• Join a yoga for mental health teacher training course that is multi-style (like this one) so that you can confidently teach a variety of yoga classes and workshops to support students experiencing mental health challenges like anxiety, depression, burnout, and high sensitivity.
Get Educated

If you are ready to take your yoga teaching to the next level and have a keen interest in teaching yoga for anxiety, depression, burnout, or high sensitivity, check out our advanced 80h teacher training. Our Yoga for Mental Health TTC is a LIVE online program that starts in September and runs over the course of an academic year.

After completing the program you’ll be able to confidently offer:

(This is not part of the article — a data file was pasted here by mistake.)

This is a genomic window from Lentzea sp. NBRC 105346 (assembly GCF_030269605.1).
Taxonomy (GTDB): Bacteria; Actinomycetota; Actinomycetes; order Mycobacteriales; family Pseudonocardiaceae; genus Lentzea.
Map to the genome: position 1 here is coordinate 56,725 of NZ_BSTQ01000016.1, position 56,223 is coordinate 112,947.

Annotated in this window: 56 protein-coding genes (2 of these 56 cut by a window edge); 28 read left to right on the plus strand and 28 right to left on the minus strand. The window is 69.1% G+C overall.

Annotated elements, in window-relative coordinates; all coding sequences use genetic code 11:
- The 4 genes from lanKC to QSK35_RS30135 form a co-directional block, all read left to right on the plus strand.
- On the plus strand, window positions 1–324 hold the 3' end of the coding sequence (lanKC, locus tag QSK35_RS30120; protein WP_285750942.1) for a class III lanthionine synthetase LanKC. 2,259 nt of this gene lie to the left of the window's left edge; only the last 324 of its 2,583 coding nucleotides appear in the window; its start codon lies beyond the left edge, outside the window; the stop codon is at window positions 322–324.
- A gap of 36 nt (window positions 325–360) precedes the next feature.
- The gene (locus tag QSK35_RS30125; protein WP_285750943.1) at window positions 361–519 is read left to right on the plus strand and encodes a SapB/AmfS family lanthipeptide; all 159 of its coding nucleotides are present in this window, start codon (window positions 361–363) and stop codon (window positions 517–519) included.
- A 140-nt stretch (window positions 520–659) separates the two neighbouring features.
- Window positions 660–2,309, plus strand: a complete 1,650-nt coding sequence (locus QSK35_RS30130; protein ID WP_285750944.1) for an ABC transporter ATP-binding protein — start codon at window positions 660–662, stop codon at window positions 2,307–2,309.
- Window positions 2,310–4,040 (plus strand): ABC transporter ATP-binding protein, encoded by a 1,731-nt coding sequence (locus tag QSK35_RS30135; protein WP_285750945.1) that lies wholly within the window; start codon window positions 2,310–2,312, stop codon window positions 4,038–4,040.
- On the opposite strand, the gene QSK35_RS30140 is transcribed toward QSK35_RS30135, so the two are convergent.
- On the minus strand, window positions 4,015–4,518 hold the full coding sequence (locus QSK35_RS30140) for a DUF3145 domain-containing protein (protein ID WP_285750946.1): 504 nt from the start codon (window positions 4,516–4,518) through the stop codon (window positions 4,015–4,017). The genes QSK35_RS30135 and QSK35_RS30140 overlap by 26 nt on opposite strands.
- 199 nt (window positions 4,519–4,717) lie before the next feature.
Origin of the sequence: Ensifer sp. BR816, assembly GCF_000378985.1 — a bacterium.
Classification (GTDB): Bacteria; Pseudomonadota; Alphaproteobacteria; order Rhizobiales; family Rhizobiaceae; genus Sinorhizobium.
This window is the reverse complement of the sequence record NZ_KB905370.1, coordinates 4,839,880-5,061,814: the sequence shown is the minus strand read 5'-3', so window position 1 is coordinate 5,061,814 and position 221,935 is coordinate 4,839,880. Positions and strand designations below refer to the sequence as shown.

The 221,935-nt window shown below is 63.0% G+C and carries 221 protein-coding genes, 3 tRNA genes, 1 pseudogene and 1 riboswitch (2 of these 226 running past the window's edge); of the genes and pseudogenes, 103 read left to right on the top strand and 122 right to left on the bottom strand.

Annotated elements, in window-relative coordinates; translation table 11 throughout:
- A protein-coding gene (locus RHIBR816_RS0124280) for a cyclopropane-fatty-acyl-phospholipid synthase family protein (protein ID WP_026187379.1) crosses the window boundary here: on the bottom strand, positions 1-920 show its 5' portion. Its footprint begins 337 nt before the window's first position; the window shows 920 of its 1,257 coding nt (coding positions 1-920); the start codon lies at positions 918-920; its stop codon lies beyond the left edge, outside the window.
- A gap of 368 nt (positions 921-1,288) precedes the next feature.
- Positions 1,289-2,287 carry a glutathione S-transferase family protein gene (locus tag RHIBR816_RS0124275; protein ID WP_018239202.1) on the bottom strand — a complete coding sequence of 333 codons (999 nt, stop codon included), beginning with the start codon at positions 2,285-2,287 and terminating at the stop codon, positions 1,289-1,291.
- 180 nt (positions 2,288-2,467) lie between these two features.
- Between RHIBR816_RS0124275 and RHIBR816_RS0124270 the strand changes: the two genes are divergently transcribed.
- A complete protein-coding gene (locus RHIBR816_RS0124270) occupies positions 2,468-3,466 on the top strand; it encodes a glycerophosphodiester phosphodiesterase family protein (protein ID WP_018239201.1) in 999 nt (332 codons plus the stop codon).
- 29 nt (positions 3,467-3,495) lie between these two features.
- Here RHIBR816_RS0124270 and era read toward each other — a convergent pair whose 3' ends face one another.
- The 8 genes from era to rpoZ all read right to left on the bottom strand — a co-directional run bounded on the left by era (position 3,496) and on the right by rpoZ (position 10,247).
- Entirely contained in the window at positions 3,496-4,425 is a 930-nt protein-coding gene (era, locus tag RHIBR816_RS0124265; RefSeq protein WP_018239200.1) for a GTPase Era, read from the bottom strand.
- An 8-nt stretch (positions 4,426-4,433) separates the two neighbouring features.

• Yoga classes for stress, anxiety, depression, burnout, overwhelm, and high sensitivity (HSP)
  • Workshops on yoga for mental health
  • 1-on-1 sessions to support people experiencing mental health challenges
  • Include yoga and somatic tools into your client sessions if you’re a coach or therapist


Check out our 1-year Somatic Yoga for Mental Health Teacher Training program here.


Deniz Aydoslu, MSc, E-RYT, is a criminologist and Yoga for Mental Health Teacher and teacher trainer. She researches and teaches on the intersection of embodied movement and mental health, including yoga, somatics, intuitive dance, relaxation therapy, and meditation. She helps women heal emotionally by restoring their connection to their somatic experience, heart-energy, and inner guidance.

She offers deeply transformative work as well as simple tools to improve well-being, creativity, and productivity through fun, easy, and nourishing self-care tools.